Showing initiative always impresses Kiwi employers. Do not be afraid to call or email a company you are interested in working for, even if that is not how you do things at home.
Even if they do not have a job suitable, the people you talk to may offer you the name of colleagues in another company, or give you advice about other skills you have that may be useful to others.
You don't have to wait for a job to be advertised. This video will show that there are many successful ways to find
out more about your industry and jobs in New Zealand.
"Hi Ruby the problem I'm having now is how to find out more information about my line of work and where do you think I should start? "Okay you could start by setting up an
informational interview." "Oh what is that?" "An informational interview is where you set up a chat or conversation with someone in your line of work you can find out about their industry and the aim is to build up a network of
professionals in that field so they can help you with your job search." "Oh that sounds great. What are the steps?" "First of all, do your research and think about people that you know are people that you've met people that you can contact that are in the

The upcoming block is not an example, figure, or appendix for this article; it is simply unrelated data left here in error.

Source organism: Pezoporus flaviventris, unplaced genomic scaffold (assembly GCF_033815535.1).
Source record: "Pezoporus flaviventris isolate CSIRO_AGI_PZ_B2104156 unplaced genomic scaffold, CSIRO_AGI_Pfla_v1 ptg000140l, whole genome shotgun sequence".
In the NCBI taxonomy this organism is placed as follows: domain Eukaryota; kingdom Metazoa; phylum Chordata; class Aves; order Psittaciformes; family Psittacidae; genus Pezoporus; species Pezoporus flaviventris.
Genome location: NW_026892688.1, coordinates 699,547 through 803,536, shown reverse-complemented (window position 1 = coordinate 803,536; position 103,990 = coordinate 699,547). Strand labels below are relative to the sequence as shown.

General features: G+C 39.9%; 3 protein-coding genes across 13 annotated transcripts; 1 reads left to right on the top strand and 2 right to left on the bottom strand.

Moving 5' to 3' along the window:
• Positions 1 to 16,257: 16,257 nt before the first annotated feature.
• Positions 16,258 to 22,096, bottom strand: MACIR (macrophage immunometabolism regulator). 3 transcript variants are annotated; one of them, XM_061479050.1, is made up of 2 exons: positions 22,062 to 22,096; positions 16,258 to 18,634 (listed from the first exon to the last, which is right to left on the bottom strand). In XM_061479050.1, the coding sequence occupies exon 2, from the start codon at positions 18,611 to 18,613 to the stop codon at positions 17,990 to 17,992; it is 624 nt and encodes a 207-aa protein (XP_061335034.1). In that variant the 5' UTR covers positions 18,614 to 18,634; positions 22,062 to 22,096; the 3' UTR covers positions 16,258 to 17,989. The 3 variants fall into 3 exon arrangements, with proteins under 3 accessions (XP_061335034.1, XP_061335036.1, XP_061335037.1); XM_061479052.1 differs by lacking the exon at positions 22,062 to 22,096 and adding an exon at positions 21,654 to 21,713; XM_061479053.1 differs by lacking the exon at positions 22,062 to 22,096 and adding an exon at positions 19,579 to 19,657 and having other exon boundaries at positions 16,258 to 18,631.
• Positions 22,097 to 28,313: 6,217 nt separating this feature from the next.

industry. Start with friends and family networks people who you've just come across previously, and you can try Google and LinkedIn before you have the meeting. Do some research, make a list of questions. Practice them, and that way
you'll get the most out of the meeting. To set up the meeting you can do this by email phone or LinkedIn, start off by introducing yourself and let them know that your research in the industry because you want to understand the industry from the New Zealand perspective. If you're emailing, don't send your CV, don't ask for a job. Your aim is to get their time this is a networking event, not a job-seeking event so you just want to get to talk to them for 15 minutes be flexible they're giving up their time
for you, so the interview can take place over the phone or in person, it's always more effective if you do it in person. Start off by introducing yourself and remember to thank them for sparing the time to see you. "Thank you very much for
All right seen it let the employer talk more than you and ask some of your specific questions which hopefully you will have practised beforehand so since the industry is really small what particular crops were excuse that in short supply in this industry in terms of HR I think you need people who it's
important to show your interest in the person who's giving you their time. "Thank you." What skills are needed in your area" "Well my area is almost on the sales side" If you're going overtime make sure that you check that it's okay for them to carry on. "it's getting close to 2 p.m. How are you for time?" "I have a few more minutes, say about 10." "Thank you so much for your time and it has been really helpful for me."